How do you stop Hannah Wells?
It's a question triathletes everywhere have been asking all year, which remains unanswered. The scariest part for her competitors is the Tauranga-based athlete appears to only just be getting started.
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The 29-year-old's win, in 4h 21m 45s, at Ironman 70.3 Taupō yesterday completed a 2019 clean sweep in which she has won every race she entered.
It is a phenomenal achievement, particularly when you consider she spent the year balancing her training with her job in medical research. However, we may be about to see just how high her ceiling of potential really is as she has put her job on hold to be a fulltime professional athlete.
"I'm really excited, it's been a busy year, I'm getting busier and busier so something had to give and it has worked out well, it's good timing.
"I probably won't actually be training too much more but more focusing on the recovery. It will just allow me to cover better between days and sessions which is just as important as the training really."
She was "super stoked" with the win in Taupō on Saturday which was all the more rewarding after struggling at times during the race.
"I'm really happy to take that win, I really wanted to win this race so it was nice to do that.
"It was a tough day for me though, I felt a little bit flat from the start, had a bit of a tough swim and was cramping in my legs. I had a little bit of time to make up getting on the bike but that didn't worry me because that's usually the case anyway.
A Taupō win will mean 100 per cent success rate for Wells
"I rode pretty hard, probably harder than I usually would but that was my tactic for this race, and I didn't really want to have a run battle because I felt a bit flat. I managed to come into T2 with a little bit of time up my sleeve and just had to hold on for the win."
She finished ahead of a pair of Australians. Felicity Sheedy-Ryan, of Western Australia, was second in 4h 24h 51s and Victorian Grace Thek was third in 4h 26m 41s.
"It definitely was a hard day but the harder the day the bigger reward. That's the final race of 2019 and it's been a really good year. Sticking to my race plan each race obviously helps and having a solid plan in place depending on who turns up and what the course is like."
Meanwhile, Taupō 22-year old Kyle Smith took out the men's pro race in a time of 3h 49m 23s.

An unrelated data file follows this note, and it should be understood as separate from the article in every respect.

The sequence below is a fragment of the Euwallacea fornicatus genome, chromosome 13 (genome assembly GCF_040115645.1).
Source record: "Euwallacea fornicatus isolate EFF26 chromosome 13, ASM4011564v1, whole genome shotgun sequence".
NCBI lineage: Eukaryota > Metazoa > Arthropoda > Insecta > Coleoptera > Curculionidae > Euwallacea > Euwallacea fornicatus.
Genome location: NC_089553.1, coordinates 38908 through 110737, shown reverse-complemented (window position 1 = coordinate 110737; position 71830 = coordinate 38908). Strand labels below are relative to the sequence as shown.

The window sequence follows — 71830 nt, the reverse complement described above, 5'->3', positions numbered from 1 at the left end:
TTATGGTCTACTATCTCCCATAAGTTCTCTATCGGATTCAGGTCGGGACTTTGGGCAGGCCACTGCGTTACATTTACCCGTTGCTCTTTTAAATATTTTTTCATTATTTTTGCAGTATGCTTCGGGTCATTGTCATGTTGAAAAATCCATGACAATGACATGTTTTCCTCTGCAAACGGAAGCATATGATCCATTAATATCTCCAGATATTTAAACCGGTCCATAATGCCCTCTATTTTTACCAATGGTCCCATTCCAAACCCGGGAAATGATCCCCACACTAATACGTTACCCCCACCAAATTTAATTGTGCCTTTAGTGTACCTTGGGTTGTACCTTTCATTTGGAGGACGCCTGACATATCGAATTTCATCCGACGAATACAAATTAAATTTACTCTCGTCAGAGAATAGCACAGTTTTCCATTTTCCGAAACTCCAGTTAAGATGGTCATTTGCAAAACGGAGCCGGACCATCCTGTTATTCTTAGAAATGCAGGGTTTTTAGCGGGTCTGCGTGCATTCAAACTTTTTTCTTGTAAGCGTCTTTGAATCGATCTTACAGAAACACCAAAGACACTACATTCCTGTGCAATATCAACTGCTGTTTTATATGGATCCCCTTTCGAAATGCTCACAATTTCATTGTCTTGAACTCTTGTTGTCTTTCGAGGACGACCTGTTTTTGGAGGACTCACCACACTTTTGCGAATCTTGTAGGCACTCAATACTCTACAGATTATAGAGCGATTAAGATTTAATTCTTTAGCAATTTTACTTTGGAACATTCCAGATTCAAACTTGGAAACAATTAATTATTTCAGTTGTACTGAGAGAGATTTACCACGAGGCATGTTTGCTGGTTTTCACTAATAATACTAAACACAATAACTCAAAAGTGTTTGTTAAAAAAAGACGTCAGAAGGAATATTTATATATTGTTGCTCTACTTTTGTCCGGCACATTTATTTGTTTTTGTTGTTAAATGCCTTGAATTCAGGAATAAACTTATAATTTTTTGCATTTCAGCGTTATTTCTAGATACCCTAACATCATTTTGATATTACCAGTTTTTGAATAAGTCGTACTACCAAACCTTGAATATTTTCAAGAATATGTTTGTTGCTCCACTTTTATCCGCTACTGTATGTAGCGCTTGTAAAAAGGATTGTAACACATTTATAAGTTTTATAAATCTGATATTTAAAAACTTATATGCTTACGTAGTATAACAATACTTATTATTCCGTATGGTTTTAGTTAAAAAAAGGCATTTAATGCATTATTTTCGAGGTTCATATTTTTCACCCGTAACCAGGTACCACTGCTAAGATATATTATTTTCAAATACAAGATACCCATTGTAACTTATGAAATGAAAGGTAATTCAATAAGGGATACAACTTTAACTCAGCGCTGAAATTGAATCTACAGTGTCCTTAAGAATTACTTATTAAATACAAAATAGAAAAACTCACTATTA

He was closely followed by 24-year old Max Neumann, of Australia, just 20 seconds later, while 22-year-old Hayden Wilde from Whakatāne rounded out the podium in a time of 3h 52m 39s.
Smith and Neumann played a tactical game of cat and mouse right from the swim exit, with Wilde putting in a solid effort on the bike to try and catch the flying leaders.
Smith hit the run with a small lead of 26 seconds over Neumann, eventually winning the battle of wills to cross the finish line in first place.
An emotional Smith credited his hometown support – and the inspiration of Wilde – for the win at his debut 70.3 distance.
"I was really suffering for the last three kilometres and I was seeing stars. I don't think I would have made it home without the crowd support – everyone shouting my name got me there.
"I didn't know what to expect. I knew it was going to be a hard day and I went into it with full respect for the distance, and for the other competitors.
"It's been a hard year with lots of ups and downs, sickness and injury which has been eating away at me. I've worked so hard… to have that recognised by lifting the tape… is just amazing."
Olympic-hopeful Wilde said his half-distance debut was "good fun", despite dropping his bike in transition and losing his chain and a shoe in the process.
"That put me 30 seconds back on the lads and I needed to be careful not to blow up. I had to play it conservatively.
"Today sets me up well for the Olympic distance and I've definitely picked up some endurance gains from it. You have to respect the distance and four weeks training after the ITU season just wasn't enough.
"But I wanted to come here and it's great to be on the podium."